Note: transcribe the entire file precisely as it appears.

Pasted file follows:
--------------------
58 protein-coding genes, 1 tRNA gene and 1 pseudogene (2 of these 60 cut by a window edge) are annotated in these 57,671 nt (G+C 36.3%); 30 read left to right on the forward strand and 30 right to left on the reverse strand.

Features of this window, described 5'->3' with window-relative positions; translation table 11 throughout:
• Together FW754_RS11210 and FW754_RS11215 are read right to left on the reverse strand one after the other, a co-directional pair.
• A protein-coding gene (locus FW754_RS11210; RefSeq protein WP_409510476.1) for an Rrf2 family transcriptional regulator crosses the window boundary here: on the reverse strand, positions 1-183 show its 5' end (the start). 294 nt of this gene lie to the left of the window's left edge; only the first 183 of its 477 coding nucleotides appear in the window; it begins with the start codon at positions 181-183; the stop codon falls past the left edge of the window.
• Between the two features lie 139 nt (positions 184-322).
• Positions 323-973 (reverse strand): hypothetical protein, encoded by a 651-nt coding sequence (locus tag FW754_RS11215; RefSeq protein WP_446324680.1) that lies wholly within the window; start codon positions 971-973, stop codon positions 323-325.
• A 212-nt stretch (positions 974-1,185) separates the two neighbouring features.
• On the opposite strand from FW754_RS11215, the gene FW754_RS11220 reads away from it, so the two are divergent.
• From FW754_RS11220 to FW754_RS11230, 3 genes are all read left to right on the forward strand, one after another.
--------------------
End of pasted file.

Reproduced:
58 protein-coding genes, 1 tRNA gene and 1 pseudogene (2 of these 60 cut by a window edge) are annotated in these 57,671 nt (G+C 36.3%); 30 read left to right on the forward strand and 30 right to left on the reverse strand.

Features of this window, described 5'->3' with window-relative positions; translation table 11 throughout:
• Together FW754_RS11210 and FW754_RS11215 are read right to left on the reverse strand one after the other, a co-directional pair.
• A protein-coding gene (locus FW754_RS11210; RefSeq protein WP_409510476.1) for an Rrf2 family transcriptional regulator crosses the window boundary here: on the reverse strand, positions 1-183 show its 5' end (the start). 294 nt of this gene lie to the left of the window's left edge; only the first 183 of its 477 coding nucleotides appear in the window; it begins with the start codon at positions 181-183; the stop codon falls past the left edge of the window.
• Between the two features lie 139 nt (positions 184-322).
• Positions 323-973 (reverse strand): hypothetical protein, encoded by a 651-nt coding sequence (locus tag FW754_RS11215; RefSeq protein WP_446324680.1) that lies wholly within the window; start codon positions 971-973, stop codon positions 323-325.
• A 212-nt stretch (positions 974-1,185) separates the two neighbouring features.
• On the opposite strand from FW754_RS11215, the gene FW754_RS11220 reads away from it, so the two are divergent.
• From FW754_RS11220 to FW754_RS11230, 3 genes are all read left to right on the forward strand, one after another.